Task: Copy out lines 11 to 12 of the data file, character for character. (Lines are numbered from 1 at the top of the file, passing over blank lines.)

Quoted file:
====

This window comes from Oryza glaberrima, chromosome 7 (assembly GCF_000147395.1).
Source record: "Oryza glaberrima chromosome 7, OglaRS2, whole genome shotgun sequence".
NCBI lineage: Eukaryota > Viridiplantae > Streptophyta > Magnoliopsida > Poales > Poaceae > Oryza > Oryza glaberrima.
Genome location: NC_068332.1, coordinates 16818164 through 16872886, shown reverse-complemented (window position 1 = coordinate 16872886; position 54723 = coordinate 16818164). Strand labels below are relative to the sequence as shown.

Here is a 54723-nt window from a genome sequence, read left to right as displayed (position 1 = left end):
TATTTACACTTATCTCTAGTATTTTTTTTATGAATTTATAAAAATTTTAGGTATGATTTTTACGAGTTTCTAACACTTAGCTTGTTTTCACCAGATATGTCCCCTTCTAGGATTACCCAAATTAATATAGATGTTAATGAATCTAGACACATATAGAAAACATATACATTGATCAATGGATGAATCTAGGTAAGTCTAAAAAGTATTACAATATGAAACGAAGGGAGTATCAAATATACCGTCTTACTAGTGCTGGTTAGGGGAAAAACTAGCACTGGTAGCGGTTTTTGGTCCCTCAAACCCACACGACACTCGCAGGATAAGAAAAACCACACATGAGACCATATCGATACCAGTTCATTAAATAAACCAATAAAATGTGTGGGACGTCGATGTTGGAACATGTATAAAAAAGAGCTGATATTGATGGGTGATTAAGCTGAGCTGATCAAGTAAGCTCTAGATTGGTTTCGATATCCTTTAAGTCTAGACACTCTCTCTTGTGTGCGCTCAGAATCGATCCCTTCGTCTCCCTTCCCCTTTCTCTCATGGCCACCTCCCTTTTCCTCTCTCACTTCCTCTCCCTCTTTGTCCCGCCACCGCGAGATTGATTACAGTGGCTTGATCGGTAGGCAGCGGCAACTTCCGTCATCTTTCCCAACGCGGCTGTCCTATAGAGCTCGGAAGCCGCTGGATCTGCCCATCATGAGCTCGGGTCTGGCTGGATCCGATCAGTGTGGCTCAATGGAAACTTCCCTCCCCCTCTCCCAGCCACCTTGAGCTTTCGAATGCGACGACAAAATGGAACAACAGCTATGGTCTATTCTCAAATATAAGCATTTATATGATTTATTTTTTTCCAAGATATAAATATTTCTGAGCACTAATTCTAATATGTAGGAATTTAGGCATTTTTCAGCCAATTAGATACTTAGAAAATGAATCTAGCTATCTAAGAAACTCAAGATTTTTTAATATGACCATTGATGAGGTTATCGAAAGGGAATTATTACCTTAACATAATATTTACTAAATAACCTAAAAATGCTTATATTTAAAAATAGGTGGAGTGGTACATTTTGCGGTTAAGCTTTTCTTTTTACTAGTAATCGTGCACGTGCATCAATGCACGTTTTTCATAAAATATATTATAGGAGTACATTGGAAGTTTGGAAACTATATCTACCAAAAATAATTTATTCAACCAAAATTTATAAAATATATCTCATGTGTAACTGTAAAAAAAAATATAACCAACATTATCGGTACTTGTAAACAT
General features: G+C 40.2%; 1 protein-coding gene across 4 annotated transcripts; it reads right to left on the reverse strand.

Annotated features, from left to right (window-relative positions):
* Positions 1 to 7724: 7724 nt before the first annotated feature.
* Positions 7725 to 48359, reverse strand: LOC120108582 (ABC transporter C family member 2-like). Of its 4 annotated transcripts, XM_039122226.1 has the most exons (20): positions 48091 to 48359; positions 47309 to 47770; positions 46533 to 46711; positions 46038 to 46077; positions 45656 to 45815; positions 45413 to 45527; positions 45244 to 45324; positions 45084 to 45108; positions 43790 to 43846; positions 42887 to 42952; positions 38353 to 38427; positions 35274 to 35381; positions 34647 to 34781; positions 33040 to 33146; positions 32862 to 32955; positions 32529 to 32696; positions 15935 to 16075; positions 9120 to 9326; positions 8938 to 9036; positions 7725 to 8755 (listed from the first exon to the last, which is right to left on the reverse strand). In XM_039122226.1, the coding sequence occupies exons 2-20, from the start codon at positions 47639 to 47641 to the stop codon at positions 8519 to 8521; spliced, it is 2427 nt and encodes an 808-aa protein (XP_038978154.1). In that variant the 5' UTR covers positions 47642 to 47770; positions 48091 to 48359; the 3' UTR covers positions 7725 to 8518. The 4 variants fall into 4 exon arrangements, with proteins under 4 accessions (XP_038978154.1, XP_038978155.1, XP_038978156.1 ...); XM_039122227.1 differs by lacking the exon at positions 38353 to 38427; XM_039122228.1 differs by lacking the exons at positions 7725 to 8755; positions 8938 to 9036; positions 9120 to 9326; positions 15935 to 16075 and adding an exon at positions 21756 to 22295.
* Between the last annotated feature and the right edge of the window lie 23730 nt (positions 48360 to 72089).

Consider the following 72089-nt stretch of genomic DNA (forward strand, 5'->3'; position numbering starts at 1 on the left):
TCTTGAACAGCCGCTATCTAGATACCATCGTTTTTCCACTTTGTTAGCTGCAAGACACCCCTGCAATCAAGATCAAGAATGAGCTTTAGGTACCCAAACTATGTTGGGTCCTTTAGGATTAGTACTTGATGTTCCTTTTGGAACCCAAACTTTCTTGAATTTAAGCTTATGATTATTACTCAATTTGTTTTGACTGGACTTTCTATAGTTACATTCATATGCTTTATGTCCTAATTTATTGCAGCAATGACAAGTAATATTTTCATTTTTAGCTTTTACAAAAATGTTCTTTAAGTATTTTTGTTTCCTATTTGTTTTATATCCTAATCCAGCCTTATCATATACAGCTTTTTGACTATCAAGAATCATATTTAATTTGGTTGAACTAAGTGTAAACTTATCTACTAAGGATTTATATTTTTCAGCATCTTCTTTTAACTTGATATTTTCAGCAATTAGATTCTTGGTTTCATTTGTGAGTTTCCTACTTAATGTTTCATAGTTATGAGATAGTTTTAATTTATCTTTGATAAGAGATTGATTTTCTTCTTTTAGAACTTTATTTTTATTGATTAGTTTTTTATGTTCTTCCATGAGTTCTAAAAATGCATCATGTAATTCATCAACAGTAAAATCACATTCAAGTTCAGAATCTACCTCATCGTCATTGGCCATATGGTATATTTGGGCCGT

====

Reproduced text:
* Between the last annotated feature and the right edge of the window lie 23730 nt (positions 48360 to 72089).

Consider the following 72089-nt stretch of genomic DNA (forward strand, 5'->3'; position numbering starts at 1 on the left):